Changemakers 2020: Sara Ward & The Hen Corner

In one of the previous posts, we talked about Catherine Conway, one of the Top Changemakers of 2020 in The Big Issue. The article was so eye-opening that we had to write about another inspiring woman from the same list. This time we’re choosing Sara Ward, a wife and mum living in London who transformed her back garden into a farmer’s market (and much more).

Hen Corner

Years ago, Sara started questioning the food she was giving her children. Where does it come from? How is it produced? How does it affect the environment? How healthy is it?

All these questions had unpromising answers. So, she began buying food from organic shops and local markets.

However, that wasn’t enough; a little later she began producing crops to get a better understanding of the food she was cooking and eating. Now she has a micro-bakery, a beehive, twenty chickens and a hub for courses such as cheese-making and preserving.

Her green thumb and enthusiasm turned her back garden into a business. Hen Corner is about teaching people how to live more sustainably. Every Thursday, Sara opens a farmer’s market at her house where she sells bread, cakes, crops, eggs, honey and homemade chutney. She also teaches children and adults, through courses and workshops, how to be in contact with the food they eat and cook.

Why is Slow Food Important?

What Sara Ward is doing can be associated with the Slow Food movement. For those who don’t know, let us explain what this is and what it stands for.

Going Slow

Founded by Carlo Petrini, the Slow movement began in Italy in the 1980s, reacting against the fast-food culture. From there, it became an international movement opposing the ‘fast’ lifestyle encouraged by industrialisation and technological development.

The Slow movement is not against how fast you eat your food but rather how food is produced. Supermarkets can sell cheap products mainly because they exploit cheap labour and mass-produce low-quality products.

Fast-food chains such as McDonald’s have homogenised our food flattening our flavour palettes and reducing eating to a functional activity. That’s why the Slow Food movement’s philosophy, introduced by Carlo Petrini, contains three interconnected factors; food has to be good, clean and fair.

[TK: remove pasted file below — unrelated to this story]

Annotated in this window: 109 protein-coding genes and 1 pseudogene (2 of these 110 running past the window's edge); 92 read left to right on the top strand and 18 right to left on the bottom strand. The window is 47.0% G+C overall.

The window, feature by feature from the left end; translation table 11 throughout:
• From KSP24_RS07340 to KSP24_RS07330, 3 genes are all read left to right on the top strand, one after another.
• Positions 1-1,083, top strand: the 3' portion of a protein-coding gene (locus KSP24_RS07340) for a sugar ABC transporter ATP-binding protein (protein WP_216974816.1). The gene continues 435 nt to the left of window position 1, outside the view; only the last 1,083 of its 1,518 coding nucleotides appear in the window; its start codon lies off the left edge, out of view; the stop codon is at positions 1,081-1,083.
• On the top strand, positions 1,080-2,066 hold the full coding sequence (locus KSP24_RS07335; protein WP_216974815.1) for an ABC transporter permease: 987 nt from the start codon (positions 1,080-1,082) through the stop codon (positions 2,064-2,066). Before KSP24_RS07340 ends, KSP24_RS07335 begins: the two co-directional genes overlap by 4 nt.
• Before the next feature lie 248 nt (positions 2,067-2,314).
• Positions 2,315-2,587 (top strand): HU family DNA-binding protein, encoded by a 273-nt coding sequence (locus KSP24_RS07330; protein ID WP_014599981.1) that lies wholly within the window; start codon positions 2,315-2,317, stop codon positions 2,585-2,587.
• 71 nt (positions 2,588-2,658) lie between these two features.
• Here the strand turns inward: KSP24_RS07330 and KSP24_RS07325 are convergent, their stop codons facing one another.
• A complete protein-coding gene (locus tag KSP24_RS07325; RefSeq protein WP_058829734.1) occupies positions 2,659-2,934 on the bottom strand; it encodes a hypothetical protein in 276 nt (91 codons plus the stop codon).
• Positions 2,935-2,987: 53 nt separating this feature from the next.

• Good- food has to be healthy and of good quality.
  • Clean- food is produced without damaging the environment.
  • Fair- economically accessible to consumers.

(Slow Food International, 2020)

Benefits of Going Slow

Years ago, Sara opened her eyes to the reality of the products we take for granted. Having strawberries in December and mushrooms in March is not normal. The northern hemisphere countries can never grow such fruit and vegetables all year round. But there’s more to it, it’s not only about having more or less choice. These imports are generating an immense amount of carbon emissions affecting our planet’s health.

This is why it’s important to eat seasonal products from local suppliers for different reasons.

Here are some advantages of eating this produce:

  • Better flavour
  • More nutritious
  • Helps the environment
  • Supports the local economy
  • Promotes a safer food supply

Not only, but by buying local ingredients, you know where the food comes from as well as what you’re cooking and eating. Being in contact with the food we buy and eat is such an important tradition that has vanished from our fast lifestyle.


Life is not entirely about work; it’s about taking pleasure in the small things we do like spending time with family, meeting a friend, cooking and eating. It’s important to be more connected with everything that surrounds us because, at the end of the day, we are living on this beautiful planet and we should appreciate what we have around us. This year let’s shift our consciousness to live more in the present and connect with things we ignored before.

This is a principle Sara Ward understood many years ago. Now she’s spreading these values to the London community and further afield. Congratulations Sara, you’re a real changemaker.



Hen Corner. (2020). Home | Hen Corner. [online] Available at: [Accessed 30 Jan. 2020].

Slow Food International. (2020). Slow Food International. [online] Available at: [Accessed 30 Jan. 2020].

Top 100 Changemakers 2020. (2020). The Big Issue, (#1391), p.24.


Sara-Coldframe2-e1424638773714. (2020). [image] Available at: [Accessed 11 Feb. 2020].

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